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Crockkinnagoe 361m,
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S Donegal/W Tyrone Area
Maximum height for area: 451 metres,   Summits in area: 11,   Maximum prominence for area: 266 metres, OSI/LPS Maps: 11, 12, 17, 6 For all tops   Highest summit: Cruach Eoghanach, 451m
Rating graphic.
Crockkinnagoe Hill Cnoc Chionn an Ghabha A name in Irish
(prob. Ir. Cnoc Chionn an Ghabha [PDT], 'hill of Cionn Gabha or head
of the smith')
Donegal County, in Binnion List, Psammite & semipellite Bedrock

Height: 361m OS 1:50k Mapsheet: 12 Grid Reference: H12500 72400 This summit has been logged as climbed by 12 members. Recently by: chalky, Garmin, Fergalh, Aidy, FEARGALS, mark-rdc, sandman, dr_banuska, three5four0, Jag, BogRunner, Harry Goodman
I have climbed this summit: NO (You need to be a logged-in member to change this.)

Longitude: -7.807378, Latitude: 54.599674 , Easting: 212500, Northing: 372400 Prominence: 221m,   Isolation: 8.1km,   Has trig pillar
ITM: 612446 872395,   GPS IDs, 6 char: Crc361, 10 char: Crckng
Bedrock type: Psammite & semipellite, (Croaghgarrow Formation)

The name Cionn an Ghabha also occurs in Inishowen, Co. Donegal. Incorrectly spelt Crockinnagoe on the Ireland North map and OS Road Atlas.   Crockkinnagoe is the 1031th highest summit in Ireland.

Trackback: http://mountainviews.ie/summit/885/
COMMENTS for Crockkinnagoe 1 of 1
MountainViews.ie Picture about mountain Crockkinnagoe in area S Donegal/W Tyrone, Ireland
Picture: Lough Derg From The Summit
 
Unexpected Pleasure
by Aidy  18 Apr 2014
I had an unexpected chance to get out today, but I admit to being a little disappointed that due to a late start, I couldn't go for a walk taking in several big mountains in the Bluestacks. Instead I had to settle for little Crockkinnagoe, and my expectations were not that high. However, in beautiful sunshine, this hill was an absolute gem.

I took the R233 from Pettigo, until about 2km out, and 4km from Lough Derg, I took a road on the right, signed L80452, but unnamed. When I reached another sign saying Lettercran 9km, I took a side road on the left, which soon had grass growing in the middle. I stayed on this until just before it came to a dead end, I parked in a large lay by on the right. There was an access track here, blocked by a gate, leading up through the forest. I was soon confronted with a choice of 3 tracks, one of which, on the right took me to a dead end next to a broadband mast. My second guess, the one on the left, passing through a yellow gate, took me to a wide gap in the forest, which continued right up the hill. The track continued on through another yellow gate, and the forest resumed, but I left the track between the two gates, and ascended the open hillside coming out above the forested area completely. I could now see a minor summit with a small cairn, and the mast marking the true summit. I was approaching these from the south, unlike the other routes.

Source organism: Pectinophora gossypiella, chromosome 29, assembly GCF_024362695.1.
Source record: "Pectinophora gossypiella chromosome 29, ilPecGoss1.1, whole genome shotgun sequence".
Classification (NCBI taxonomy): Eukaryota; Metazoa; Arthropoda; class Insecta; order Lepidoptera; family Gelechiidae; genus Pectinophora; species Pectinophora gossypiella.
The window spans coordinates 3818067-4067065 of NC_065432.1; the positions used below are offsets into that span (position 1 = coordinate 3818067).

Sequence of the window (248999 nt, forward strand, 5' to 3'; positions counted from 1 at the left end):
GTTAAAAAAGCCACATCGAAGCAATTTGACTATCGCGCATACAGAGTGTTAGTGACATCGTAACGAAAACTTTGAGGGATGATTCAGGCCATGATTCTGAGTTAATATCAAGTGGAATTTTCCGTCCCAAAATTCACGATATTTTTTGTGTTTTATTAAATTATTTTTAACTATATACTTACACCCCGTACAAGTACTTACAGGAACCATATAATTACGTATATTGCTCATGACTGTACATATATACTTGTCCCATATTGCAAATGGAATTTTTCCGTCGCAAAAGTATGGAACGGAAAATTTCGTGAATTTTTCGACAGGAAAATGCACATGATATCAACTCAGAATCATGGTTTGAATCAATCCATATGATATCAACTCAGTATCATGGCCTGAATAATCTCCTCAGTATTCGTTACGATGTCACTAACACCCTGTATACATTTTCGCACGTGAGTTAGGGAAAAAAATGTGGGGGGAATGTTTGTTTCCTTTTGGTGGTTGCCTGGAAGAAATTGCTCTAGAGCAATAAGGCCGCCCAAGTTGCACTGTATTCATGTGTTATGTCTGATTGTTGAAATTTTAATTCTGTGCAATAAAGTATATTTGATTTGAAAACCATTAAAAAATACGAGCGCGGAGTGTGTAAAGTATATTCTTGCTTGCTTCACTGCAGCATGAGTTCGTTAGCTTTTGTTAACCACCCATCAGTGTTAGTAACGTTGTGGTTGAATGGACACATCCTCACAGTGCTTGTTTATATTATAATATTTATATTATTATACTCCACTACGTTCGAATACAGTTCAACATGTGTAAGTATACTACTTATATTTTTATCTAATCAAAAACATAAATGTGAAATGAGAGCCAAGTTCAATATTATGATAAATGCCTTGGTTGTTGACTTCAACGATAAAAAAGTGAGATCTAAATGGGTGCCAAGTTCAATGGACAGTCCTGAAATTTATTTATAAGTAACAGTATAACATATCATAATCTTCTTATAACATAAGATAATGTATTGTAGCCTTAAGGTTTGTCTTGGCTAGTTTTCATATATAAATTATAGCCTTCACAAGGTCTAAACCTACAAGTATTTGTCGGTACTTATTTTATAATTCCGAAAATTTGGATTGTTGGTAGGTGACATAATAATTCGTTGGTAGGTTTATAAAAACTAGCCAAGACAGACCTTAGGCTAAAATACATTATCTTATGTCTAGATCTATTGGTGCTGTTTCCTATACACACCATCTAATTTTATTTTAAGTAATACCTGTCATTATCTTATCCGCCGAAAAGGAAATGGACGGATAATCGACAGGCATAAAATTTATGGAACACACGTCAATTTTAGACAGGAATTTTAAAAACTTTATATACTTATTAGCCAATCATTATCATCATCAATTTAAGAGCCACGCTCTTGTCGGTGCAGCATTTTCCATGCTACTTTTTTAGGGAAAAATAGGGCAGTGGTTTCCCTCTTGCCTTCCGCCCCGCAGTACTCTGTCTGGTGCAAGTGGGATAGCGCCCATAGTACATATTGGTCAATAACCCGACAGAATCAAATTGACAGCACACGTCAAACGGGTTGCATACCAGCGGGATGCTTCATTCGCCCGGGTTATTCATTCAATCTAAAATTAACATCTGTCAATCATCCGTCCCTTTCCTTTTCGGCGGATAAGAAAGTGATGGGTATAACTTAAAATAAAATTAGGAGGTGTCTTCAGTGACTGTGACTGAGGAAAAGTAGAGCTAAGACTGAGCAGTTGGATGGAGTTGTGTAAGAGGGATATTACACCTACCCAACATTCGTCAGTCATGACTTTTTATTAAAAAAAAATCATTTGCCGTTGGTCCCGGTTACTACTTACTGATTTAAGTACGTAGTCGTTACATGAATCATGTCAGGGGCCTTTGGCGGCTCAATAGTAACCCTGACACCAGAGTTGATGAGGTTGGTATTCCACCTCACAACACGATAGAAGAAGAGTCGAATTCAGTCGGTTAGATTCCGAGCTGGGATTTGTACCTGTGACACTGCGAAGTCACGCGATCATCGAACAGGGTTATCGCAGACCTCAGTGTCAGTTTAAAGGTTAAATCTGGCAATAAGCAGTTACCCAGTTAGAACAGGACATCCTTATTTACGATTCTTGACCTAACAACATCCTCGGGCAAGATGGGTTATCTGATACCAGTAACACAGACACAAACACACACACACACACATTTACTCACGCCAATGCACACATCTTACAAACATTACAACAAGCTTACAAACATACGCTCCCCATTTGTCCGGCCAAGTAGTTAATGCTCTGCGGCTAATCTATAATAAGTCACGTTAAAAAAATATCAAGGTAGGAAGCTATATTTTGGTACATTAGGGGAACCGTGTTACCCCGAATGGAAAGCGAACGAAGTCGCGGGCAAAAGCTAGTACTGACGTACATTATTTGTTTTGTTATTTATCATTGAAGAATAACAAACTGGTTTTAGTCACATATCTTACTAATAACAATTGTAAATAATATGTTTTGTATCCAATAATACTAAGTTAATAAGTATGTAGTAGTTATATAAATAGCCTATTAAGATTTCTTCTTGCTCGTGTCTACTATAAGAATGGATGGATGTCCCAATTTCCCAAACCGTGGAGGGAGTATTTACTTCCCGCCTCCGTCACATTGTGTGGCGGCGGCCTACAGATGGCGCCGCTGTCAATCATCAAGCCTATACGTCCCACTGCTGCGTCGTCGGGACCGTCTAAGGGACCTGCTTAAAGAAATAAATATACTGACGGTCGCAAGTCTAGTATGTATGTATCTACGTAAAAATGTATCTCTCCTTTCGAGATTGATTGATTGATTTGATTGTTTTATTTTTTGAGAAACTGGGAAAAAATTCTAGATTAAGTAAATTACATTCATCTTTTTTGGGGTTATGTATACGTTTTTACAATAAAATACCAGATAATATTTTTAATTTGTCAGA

The hill has quite a large, broad top, with many bumps and hollows, and it is worth taking a good wander round, as I found it very pleasing to the eye, and the views changed from each point. The minor summit with the cairn is definitely worth taking in, and on the walk from there to the main summit, there were great views over a little lough near the top. The main attraction is undoubtedly the view over Lough Derg and Station Island, sparkling in the sun today. Beyond that, the Bluestacks, the Dartry Mountains, Lough Erne and Cuilcagh all stood out.

It felt like being in a little wilderness all of its own up there, and with the heathery ascent, and the complex, rocky top, it had a similar feel to some of the Bluestacks I've been on. Deserves to be seen by more than the nine members currently logged as having climbed it. Trackback: http://mountainviews.ie/summit/885/comment/16020/
Your Score: Very useful <<  >>Average
 
From Pettigo take the R233 to Lough Derg but almo .. by BogRunner   (Show all for Crockkinnagoe)
 
New access track on Crockkinnagoe .. by three5four0   (Show all for Crockkinnagoe)
 
(End of comment section for Crockkinnagoe.)

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British summit data courtesy:
Database of British & Irish Hills
(Creative Commons Licence)
"ASTER+": Hillshade and Contours
Courtesy of Tiles GIScience Research Group @ Heidelberg University More detail here